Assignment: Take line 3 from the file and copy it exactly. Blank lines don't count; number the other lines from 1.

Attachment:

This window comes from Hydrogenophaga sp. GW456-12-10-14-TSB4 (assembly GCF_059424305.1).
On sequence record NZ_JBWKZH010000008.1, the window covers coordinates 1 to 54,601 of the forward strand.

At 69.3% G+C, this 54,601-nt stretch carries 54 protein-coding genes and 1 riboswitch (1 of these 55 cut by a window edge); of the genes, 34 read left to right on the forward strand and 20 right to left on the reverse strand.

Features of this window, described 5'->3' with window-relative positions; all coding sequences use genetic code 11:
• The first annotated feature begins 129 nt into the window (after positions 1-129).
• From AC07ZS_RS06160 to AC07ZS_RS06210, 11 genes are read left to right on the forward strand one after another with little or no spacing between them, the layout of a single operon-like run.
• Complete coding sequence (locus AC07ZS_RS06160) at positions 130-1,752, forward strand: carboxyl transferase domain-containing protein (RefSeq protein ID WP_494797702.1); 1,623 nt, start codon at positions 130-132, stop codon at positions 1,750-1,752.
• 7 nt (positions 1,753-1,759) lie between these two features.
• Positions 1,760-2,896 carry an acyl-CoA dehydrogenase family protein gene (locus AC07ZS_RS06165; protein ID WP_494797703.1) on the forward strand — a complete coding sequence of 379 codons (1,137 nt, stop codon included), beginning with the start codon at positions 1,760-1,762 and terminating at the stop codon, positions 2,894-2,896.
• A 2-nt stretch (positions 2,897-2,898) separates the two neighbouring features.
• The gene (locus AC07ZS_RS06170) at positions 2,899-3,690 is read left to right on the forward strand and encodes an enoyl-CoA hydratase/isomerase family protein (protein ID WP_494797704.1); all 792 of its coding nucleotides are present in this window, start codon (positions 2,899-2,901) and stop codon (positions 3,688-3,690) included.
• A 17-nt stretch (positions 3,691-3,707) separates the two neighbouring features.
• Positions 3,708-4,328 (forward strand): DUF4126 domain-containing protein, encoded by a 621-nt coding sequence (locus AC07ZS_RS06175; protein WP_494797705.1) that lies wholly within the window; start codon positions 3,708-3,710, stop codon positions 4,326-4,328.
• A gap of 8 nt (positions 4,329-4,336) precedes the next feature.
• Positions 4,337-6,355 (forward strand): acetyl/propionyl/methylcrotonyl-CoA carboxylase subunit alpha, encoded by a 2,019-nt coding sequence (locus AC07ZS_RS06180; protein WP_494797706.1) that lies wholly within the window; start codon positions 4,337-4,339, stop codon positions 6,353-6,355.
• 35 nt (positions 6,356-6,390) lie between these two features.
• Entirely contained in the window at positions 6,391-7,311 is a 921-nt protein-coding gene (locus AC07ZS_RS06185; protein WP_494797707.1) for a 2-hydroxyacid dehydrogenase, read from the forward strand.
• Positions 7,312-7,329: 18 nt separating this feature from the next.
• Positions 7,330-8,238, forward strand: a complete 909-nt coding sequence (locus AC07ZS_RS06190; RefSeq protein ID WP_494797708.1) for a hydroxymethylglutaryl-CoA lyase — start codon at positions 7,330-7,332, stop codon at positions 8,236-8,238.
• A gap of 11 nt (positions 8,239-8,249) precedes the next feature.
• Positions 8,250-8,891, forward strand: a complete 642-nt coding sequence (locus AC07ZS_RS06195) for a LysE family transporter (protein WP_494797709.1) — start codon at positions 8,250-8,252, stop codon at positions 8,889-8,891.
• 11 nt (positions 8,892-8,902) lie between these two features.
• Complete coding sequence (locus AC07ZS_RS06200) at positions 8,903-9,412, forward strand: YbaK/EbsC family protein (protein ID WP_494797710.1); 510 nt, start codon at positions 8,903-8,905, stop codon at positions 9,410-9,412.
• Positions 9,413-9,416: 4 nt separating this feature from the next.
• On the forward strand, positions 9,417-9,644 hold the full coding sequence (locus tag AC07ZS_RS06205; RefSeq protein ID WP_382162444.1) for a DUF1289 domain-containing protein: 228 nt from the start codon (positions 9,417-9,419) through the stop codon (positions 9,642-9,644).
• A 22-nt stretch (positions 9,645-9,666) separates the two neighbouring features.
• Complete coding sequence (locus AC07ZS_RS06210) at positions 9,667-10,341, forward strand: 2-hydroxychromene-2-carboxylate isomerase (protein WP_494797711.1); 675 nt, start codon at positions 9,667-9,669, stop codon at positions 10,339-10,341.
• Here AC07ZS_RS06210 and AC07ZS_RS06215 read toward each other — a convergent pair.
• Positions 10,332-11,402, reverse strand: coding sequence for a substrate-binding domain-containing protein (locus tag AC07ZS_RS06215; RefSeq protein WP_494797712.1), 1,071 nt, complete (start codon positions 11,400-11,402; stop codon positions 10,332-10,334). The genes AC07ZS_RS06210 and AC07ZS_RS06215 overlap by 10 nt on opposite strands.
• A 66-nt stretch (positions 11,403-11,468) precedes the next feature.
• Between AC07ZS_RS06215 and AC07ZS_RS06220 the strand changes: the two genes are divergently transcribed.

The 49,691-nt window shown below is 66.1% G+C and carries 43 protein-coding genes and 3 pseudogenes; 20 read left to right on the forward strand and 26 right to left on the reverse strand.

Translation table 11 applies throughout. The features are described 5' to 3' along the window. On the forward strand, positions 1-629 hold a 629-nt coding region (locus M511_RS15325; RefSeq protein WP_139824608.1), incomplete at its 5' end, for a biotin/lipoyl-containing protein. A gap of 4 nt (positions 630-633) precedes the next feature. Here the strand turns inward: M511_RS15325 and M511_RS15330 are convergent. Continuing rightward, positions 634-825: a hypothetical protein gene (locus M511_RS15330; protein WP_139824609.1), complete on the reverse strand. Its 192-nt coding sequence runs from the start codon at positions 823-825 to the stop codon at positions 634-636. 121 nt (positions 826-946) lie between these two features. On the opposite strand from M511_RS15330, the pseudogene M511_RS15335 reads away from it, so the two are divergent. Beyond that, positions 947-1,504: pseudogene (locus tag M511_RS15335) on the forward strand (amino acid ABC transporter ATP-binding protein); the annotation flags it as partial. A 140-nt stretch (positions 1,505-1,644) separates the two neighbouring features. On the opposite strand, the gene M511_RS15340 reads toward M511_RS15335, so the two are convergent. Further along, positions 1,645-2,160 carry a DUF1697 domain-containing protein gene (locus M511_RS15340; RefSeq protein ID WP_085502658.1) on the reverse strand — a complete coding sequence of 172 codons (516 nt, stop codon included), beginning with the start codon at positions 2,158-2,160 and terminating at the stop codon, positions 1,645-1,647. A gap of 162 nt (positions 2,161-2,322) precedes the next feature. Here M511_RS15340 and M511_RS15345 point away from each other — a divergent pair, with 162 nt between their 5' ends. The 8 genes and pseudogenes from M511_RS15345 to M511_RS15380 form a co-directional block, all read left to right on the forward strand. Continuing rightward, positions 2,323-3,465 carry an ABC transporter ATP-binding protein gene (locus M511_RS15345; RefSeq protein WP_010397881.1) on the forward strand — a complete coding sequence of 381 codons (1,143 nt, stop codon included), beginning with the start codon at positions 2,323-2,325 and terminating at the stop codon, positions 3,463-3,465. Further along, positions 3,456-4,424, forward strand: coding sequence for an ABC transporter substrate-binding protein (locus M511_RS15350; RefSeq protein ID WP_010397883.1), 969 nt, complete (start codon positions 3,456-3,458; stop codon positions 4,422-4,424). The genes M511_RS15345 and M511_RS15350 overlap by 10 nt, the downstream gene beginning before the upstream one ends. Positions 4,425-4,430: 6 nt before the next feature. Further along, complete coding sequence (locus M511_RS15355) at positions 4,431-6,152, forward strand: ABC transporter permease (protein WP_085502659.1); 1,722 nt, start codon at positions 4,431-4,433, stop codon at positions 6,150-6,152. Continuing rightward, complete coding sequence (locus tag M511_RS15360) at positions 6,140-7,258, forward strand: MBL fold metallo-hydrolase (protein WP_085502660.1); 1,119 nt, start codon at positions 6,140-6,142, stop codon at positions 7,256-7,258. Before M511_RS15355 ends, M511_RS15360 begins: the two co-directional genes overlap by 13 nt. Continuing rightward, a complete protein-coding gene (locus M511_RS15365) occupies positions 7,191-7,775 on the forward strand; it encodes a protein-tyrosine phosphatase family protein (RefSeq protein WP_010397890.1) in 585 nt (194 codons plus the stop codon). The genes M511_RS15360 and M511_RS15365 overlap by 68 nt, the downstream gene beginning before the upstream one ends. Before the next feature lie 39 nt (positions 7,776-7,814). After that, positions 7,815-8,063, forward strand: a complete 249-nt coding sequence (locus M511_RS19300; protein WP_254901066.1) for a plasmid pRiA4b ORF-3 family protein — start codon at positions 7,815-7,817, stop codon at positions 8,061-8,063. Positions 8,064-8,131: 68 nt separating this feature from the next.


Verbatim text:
At 69.3% G+C, this 54,601-nt stretch carries 54 protein-coding genes and 1 riboswitch (1 of these 55 cut by a window edge); of the genes, 34 read left to right on the forward strand and 20 right to left on the reverse strand.